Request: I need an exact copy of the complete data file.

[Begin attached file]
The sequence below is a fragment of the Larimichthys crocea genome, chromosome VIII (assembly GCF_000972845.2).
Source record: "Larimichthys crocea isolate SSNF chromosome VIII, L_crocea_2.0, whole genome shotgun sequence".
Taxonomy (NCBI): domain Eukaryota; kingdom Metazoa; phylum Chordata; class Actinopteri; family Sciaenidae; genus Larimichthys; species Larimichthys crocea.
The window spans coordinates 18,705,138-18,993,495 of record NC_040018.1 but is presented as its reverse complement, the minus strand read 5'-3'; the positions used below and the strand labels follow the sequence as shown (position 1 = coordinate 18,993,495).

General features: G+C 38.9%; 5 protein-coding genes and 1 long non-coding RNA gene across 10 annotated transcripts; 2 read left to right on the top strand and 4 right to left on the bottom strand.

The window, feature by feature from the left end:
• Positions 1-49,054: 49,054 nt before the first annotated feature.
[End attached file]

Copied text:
The sequence below is a fragment of the Larimichthys crocea genome, chromosome VIII (assembly GCF_000972845.2).
Source record: "Larimichthys crocea isolate SSNF chromosome VIII, L_crocea_2.0, whole genome shotgun sequence".
Taxonomy (NCBI): domain Eukaryota; kingdom Metazoa; phylum Chordata; class Actinopteri; family Sciaenidae; genus Larimichthys; species Larimichthys crocea.
The window spans coordinates 18,705,138-18,993,495 of record NC_040018.1 but is presented as its reverse complement, the minus strand read 5'-3'; the positions used below and the strand labels follow the sequence as shown (position 1 = coordinate 18,993,495).

General features: G+C 38.9%; 5 protein-coding genes and 1 long non-coding RNA gene across 10 annotated transcripts; 2 read left to right on the top strand and 4 right to left on the bottom strand.

The window, feature by feature from the left end:
• Positions 1-49,054: 49,054 nt before the first annotated feature.